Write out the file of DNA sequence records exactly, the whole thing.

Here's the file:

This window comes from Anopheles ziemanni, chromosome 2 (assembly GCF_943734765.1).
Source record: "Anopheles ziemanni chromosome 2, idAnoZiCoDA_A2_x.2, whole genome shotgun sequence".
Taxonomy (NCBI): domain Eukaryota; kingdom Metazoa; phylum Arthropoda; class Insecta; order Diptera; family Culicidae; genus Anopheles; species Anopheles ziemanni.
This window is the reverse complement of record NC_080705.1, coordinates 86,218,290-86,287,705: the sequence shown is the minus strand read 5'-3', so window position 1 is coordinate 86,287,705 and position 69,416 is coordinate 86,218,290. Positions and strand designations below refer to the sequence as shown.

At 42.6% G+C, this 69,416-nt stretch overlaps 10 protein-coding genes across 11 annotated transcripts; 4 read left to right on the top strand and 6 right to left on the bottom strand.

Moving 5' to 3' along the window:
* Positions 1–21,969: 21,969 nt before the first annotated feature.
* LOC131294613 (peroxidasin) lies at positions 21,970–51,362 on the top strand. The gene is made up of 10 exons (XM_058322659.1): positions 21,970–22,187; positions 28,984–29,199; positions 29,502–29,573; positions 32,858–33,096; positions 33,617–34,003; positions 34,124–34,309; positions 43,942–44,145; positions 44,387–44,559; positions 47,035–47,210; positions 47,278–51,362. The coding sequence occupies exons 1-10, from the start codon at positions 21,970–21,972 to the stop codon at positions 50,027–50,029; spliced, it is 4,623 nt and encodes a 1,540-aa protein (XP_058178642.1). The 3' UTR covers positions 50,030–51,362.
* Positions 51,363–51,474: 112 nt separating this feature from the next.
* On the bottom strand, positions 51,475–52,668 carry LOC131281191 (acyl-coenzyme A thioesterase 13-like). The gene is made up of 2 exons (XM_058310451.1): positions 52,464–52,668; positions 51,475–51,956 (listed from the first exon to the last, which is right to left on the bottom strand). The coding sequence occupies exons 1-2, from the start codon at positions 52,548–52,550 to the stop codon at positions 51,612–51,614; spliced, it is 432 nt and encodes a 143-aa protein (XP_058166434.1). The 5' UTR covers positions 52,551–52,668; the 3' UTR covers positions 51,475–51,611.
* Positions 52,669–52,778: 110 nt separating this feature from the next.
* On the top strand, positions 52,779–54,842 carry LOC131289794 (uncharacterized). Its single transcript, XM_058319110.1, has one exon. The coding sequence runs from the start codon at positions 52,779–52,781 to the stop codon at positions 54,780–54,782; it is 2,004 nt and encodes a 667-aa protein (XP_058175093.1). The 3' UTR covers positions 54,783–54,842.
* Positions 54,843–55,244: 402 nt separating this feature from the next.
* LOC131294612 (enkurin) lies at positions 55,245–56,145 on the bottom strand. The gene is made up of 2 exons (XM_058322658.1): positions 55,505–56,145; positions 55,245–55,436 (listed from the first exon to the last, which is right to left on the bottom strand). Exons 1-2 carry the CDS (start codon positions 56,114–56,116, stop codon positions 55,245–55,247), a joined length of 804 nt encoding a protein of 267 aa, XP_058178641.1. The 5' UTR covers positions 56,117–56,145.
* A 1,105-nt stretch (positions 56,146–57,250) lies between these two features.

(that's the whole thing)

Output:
This window comes from Anopheles ziemanni, chromosome 2 (assembly GCF_943734765.1).
Source record: "Anopheles ziemanni chromosome 2, idAnoZiCoDA_A2_x.2, whole genome shotgun sequence".
Taxonomy (NCBI): domain Eukaryota; kingdom Metazoa; phylum Arthropoda; class Insecta; order Diptera; family Culicidae; genus Anopheles; species Anopheles ziemanni.
This window is the reverse complement of record NC_080705.1, coordinates 86,218,290-86,287,705: the sequence shown is the minus strand read 5'-3', so window position 1 is coordinate 86,287,705 and position 69,416 is coordinate 86,218,290. Positions and strand designations below refer to the sequence as shown.

At 42.6% G+C, this 69,416-nt stretch overlaps 10 protein-coding genes across 11 annotated transcripts; 4 read left to right on the top strand and 6 right to left on the bottom strand.

Moving 5' to 3' along the window:
* Positions 1–21,969: 21,969 nt before the first annotated feature.
* LOC131294613 (peroxidasin) lies at positions 21,970–51,362 on the top strand. The gene is made up of 10 exons (XM_058322659.1): positions 21,970–22,187; positions 28,984–29,199; positions 29,502–29,573; positions 32,858–33,096; positions 33,617–34,003; positions 34,124–34,309; positions 43,942–44,145; positions 44,387–44,559; positions 47,035–47,210; positions 47,278–51,362. The coding sequence occupies exons 1-10, from the start codon at positions 21,970–21,972 to the stop codon at positions 50,027–50,029; spliced, it is 4,623 nt and encodes a 1,540-aa protein (XP_058178642.1). The 3' UTR covers positions 50,030–51,362.
* Positions 51,363–51,474: 112 nt separating this feature from the next.
* On the bottom strand, positions 51,475–52,668 carry LOC131281191 (acyl-coenzyme A thioesterase 13-like). The gene is made up of 2 exons (XM_058310451.1): positions 52,464–52,668; positions 51,475–51,956 (listed from the first exon to the last, which is right to left on the bottom strand). The coding sequence occupies exons 1-2, from the start codon at positions 52,548–52,550 to the stop codon at positions 51,612–51,614; spliced, it is 432 nt and encodes a 143-aa protein (XP_058166434.1). The 5' UTR covers positions 52,551–52,668; the 3' UTR covers positions 51,475–51,611.
* Positions 52,669–52,778: 110 nt separating this feature from the next.
* On the top strand, positions 52,779–54,842 carry LOC131289794 (uncharacterized). Its single transcript, XM_058319110.1, has one exon. The coding sequence runs from the start codon at positions 52,779–52,781 to the stop codon at positions 54,780–54,782; it is 2,004 nt and encodes a 667-aa protein (XP_058175093.1). The 3' UTR covers positions 54,783–54,842.
* Positions 54,843–55,244: 402 nt separating this feature from the next.
* LOC131294612 (enkurin) lies at positions 55,245–56,145 on the bottom strand. The gene is made up of 2 exons (XM_058322658.1): positions 55,505–56,145; positions 55,245–55,436 (listed from the first exon to the last, which is right to left on the bottom strand). Exons 1-2 carry the CDS (start codon positions 56,114–56,116, stop codon positions 55,245–55,247), a joined length of 804 nt encoding a protein of 267 aa, XP_058178641.1. The 5' UTR covers positions 56,117–56,145.
* A 1,105-nt stretch (positions 56,146–57,250) lies between these two features.